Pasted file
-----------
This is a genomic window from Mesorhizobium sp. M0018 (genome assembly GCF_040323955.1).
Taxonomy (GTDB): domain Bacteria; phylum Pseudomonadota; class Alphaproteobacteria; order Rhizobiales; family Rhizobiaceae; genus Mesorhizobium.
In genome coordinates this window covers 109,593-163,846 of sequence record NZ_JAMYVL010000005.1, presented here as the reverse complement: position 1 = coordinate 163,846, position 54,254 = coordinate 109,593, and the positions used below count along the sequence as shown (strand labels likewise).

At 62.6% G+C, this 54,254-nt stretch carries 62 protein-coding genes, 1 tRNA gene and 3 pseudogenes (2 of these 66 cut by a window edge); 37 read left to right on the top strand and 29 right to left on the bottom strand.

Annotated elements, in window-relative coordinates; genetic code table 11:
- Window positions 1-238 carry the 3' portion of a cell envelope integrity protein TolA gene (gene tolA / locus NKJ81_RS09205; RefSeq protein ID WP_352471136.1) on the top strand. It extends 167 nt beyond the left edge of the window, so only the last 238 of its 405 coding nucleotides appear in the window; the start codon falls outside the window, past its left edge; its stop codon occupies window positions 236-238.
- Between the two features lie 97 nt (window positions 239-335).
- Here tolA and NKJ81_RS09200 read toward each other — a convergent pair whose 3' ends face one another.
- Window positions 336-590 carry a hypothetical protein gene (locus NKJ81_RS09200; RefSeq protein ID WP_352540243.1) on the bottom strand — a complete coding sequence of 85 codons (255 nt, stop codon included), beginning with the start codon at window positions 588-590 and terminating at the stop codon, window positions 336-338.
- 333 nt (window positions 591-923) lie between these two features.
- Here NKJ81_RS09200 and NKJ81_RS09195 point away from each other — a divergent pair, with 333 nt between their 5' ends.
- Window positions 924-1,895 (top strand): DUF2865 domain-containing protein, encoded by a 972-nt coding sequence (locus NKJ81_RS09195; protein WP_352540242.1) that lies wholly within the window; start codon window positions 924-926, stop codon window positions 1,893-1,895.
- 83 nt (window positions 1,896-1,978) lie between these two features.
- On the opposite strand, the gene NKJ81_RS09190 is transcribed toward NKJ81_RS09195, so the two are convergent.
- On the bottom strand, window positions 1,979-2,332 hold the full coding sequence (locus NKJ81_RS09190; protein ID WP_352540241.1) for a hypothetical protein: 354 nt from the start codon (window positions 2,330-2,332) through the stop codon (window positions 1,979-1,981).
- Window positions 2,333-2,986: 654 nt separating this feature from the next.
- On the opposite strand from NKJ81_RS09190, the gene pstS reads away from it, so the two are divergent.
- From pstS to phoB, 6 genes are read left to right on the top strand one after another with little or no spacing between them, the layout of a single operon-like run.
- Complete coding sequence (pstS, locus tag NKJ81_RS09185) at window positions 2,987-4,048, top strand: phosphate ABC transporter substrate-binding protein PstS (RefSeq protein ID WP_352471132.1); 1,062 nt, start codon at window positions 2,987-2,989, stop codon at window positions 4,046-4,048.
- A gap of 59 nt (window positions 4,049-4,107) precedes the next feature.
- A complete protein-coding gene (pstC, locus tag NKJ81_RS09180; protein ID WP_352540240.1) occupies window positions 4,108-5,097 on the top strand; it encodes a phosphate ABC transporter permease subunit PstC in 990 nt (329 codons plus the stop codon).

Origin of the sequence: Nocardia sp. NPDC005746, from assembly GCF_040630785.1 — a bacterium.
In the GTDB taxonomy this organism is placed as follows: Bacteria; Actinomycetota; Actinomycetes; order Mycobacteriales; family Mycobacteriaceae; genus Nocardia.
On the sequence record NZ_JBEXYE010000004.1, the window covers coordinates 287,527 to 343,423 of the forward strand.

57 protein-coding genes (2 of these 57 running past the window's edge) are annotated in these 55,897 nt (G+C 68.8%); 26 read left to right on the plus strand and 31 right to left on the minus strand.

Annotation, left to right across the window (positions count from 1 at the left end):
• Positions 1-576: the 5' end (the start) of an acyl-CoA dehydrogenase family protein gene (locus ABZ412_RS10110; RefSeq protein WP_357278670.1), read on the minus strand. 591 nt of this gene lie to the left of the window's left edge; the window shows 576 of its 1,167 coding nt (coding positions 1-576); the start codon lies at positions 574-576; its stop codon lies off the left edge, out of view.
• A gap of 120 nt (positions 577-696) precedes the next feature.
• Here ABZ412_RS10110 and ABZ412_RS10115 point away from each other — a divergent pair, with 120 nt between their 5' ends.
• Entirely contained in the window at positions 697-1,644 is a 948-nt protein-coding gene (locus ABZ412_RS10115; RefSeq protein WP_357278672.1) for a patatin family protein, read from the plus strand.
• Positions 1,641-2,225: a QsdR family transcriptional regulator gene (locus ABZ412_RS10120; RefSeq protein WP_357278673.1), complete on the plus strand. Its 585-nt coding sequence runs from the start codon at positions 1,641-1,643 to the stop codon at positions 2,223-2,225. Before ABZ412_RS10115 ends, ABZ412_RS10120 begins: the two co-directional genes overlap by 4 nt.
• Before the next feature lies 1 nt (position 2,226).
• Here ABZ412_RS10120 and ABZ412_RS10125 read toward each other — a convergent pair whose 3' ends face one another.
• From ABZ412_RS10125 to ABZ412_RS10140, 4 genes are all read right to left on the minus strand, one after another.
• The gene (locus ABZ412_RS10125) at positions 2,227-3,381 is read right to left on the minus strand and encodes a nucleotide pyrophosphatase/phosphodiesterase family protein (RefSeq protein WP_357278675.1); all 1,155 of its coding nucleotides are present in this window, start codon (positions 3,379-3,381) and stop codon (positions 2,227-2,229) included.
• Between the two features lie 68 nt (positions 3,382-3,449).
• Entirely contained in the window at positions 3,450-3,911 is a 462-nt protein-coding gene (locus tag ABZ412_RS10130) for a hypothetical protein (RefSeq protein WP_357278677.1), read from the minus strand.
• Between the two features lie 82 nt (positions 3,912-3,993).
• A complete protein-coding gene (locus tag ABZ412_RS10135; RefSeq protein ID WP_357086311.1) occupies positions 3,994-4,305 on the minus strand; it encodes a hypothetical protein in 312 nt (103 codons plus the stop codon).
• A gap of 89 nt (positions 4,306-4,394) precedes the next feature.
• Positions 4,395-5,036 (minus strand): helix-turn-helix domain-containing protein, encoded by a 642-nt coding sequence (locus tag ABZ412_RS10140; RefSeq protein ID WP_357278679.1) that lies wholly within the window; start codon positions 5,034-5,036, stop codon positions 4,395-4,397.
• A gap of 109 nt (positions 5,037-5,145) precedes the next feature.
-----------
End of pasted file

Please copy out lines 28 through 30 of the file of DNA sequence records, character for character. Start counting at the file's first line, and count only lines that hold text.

• A gap of 120 nt (positions 577-696) precedes the next feature.
• Here ABZ412_RS10110 and ABZ412_RS10115 point away from each other — a divergent pair, with 120 nt between their 5' ends.
• Entirely contained in the window at positions 697-1,644 is a 948-nt protein-coding gene (locus ABZ412_RS10115; RefSeq protein WP_357278672.1) for a patatin family protein, read from the plus strand.